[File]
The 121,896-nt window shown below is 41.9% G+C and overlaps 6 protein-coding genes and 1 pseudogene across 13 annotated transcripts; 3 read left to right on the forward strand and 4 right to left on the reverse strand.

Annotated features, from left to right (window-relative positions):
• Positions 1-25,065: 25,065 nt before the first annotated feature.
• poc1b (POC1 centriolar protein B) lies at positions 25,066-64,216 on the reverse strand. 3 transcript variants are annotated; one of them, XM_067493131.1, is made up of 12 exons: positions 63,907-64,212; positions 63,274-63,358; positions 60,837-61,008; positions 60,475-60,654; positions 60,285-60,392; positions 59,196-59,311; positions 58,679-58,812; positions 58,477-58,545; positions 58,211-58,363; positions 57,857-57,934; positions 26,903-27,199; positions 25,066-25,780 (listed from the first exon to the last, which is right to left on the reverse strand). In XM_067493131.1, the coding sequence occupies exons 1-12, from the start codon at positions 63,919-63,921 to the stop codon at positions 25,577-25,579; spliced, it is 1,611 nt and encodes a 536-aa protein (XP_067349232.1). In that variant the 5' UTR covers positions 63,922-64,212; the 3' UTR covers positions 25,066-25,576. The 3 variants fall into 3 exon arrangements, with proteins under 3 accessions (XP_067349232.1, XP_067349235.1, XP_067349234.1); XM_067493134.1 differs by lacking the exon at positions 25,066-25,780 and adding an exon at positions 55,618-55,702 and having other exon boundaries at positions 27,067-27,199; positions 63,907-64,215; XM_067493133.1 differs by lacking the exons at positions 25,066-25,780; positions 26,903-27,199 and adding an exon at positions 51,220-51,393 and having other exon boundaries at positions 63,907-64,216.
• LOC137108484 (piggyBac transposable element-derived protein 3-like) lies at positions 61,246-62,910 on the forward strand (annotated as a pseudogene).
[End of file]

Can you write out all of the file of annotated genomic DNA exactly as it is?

The 121,896-nt window shown below is 41.9% G+C and overlaps 6 protein-coding genes and 1 pseudogene across 13 annotated transcripts; 3 read left to right on the forward strand and 4 right to left on the reverse strand.

Annotated features, from left to right (window-relative positions):
• Positions 1-25,065: 25,065 nt before the first annotated feature.
• poc1b (POC1 centriolar protein B) lies at positions 25,066-64,216 on the reverse strand. 3 transcript variants are annotated; one of them, XM_067493131.1, is made up of 12 exons: positions 63,907-64,212; positions 63,274-63,358; positions 60,837-61,008; positions 60,475-60,654; positions 60,285-60,392; positions 59,196-59,311; positions 58,679-58,812; positions 58,477-58,545; positions 58,211-58,363; positions 57,857-57,934; positions 26,903-27,199; positions 25,066-25,780 (listed from the first exon to the last, which is right to left on the reverse strand). In XM_067493131.1, the coding sequence occupies exons 1-12, from the start codon at positions 63,919-63,921 to the stop codon at positions 25,577-25,579; spliced, it is 1,611 nt and encodes a 536-aa protein (XP_067349232.1). In that variant the 5' UTR covers positions 63,922-64,212; the 3' UTR covers positions 25,066-25,576. The 3 variants fall into 3 exon arrangements, with proteins under 3 accessions (XP_067349232.1, XP_067349235.1, XP_067349234.1); XM_067493134.1 differs by lacking the exon at positions 25,066-25,780 and adding an exon at positions 55,618-55,702 and having other exon boundaries at positions 27,067-27,199; positions 63,907-64,215; XM_067493133.1 differs by lacking the exons at positions 25,066-25,780; positions 26,903-27,199 and adding an exon at positions 51,220-51,393 and having other exon boundaries at positions 63,907-64,216.
• LOC137108484 (piggyBac transposable element-derived protein 3-like) lies at positions 61,246-62,910 on the forward strand (annotated as a pseudogene).